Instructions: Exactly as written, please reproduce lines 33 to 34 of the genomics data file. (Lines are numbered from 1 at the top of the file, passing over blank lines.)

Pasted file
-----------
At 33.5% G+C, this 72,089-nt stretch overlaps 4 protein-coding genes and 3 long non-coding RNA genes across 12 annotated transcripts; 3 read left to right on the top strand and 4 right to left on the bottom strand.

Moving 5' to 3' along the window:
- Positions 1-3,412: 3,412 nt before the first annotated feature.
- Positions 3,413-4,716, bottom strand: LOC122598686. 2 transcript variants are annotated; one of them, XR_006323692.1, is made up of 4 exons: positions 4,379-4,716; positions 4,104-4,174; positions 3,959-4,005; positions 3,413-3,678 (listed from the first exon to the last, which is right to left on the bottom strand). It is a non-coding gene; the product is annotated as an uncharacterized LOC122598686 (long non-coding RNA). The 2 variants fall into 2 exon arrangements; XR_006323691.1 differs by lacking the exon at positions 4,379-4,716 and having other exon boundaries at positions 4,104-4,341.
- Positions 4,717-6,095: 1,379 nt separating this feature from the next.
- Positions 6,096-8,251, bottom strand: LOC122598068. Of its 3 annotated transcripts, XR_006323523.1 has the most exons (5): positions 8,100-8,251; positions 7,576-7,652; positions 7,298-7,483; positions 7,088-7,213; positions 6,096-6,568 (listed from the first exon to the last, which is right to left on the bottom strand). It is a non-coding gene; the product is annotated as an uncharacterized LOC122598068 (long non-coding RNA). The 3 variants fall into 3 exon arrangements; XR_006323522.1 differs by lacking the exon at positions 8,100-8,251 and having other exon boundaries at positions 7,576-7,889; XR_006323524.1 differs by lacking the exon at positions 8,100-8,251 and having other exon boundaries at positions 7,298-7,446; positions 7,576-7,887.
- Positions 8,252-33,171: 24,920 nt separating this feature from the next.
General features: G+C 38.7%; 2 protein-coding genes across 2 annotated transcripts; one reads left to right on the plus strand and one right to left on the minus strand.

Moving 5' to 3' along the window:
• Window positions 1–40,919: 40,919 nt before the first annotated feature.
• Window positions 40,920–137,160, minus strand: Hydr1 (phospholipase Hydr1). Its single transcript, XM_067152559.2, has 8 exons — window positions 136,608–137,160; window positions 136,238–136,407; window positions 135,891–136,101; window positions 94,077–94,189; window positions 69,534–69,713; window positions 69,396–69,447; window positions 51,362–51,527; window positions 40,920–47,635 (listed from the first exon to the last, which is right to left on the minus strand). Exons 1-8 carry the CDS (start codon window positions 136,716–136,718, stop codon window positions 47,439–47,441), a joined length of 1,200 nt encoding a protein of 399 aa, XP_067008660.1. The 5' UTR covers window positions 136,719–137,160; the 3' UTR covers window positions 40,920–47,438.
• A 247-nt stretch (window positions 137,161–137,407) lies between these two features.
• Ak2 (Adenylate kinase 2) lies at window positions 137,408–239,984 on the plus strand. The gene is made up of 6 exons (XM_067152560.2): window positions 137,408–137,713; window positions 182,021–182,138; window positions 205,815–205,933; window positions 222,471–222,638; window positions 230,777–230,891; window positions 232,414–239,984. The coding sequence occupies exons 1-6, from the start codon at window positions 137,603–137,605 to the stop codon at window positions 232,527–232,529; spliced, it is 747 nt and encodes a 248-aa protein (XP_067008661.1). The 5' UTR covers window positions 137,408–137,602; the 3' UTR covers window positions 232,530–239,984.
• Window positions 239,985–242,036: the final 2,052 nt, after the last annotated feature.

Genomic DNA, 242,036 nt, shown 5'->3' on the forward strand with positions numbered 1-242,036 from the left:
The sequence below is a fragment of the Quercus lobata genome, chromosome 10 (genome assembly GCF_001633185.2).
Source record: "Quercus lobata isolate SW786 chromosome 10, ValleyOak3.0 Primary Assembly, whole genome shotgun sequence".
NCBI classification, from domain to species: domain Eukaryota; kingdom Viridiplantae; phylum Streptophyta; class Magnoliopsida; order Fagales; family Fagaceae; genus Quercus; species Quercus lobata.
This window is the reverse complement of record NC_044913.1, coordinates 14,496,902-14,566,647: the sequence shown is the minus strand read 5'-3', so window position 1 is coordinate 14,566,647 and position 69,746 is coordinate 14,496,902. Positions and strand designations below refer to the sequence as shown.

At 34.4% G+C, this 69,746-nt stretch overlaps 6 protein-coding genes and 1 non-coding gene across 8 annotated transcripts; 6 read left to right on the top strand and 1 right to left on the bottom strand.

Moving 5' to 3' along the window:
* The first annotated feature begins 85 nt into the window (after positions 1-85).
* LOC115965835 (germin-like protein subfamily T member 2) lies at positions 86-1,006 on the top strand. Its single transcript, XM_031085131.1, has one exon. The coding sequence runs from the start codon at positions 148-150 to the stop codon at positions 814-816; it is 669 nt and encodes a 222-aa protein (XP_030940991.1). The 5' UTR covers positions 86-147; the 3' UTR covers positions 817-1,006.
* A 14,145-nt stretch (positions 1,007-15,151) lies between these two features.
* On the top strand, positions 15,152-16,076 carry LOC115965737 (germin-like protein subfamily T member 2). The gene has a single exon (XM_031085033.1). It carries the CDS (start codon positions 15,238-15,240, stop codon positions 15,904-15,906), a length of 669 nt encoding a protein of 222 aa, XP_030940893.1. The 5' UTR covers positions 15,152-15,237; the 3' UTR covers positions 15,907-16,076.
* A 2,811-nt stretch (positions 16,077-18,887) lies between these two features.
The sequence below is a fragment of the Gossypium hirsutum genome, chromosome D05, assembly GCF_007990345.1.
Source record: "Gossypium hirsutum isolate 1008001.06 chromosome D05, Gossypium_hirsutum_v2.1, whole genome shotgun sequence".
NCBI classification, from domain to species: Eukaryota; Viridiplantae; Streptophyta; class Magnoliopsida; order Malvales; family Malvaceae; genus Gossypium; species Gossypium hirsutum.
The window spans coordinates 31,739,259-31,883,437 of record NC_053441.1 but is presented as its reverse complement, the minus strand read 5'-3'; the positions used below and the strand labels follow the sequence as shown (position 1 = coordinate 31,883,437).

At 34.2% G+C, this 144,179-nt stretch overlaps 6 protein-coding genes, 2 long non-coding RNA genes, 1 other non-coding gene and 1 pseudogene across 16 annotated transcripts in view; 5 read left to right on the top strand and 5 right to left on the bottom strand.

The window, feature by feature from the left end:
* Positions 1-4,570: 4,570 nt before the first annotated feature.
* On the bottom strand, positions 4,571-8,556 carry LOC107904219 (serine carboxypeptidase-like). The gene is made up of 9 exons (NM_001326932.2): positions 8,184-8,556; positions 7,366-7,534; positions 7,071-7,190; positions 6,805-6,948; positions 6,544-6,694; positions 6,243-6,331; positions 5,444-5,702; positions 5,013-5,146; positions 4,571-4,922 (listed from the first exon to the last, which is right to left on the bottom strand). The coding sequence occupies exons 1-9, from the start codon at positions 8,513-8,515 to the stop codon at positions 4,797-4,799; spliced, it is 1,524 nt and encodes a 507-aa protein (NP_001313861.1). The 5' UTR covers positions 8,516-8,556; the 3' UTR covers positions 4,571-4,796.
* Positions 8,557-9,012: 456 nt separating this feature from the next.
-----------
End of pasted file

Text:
* Positions 1-4,570: 4,570 nt before the first annotated feature.
* On the bottom strand, positions 4,571-8,556 carry LOC107904219 (serine carboxypeptidase-like). The gene is made up of 9 exons (NM_001326932.2): positions 8,184-8,556; positions 7,366-7,534; positions 7,071-7,190; positions 6,805-6,948; positions 6,544-6,694; positions 6,243-6,331; positions 5,444-5,702; positions 5,013-5,146; positions 4,571-4,922 (listed from the first exon to the last, which is right to left on the bottom strand). The coding sequence occupies exons 1-9, from the start codon at positions 8,513-8,515 to the stop codon at positions 4,797-4,799; spliced, it is 1,524 nt and encodes a 507-aa protein (NP_001313861.1). The 5' UTR covers positions 8,516-8,556; the 3' UTR covers positions 4,571-4,796.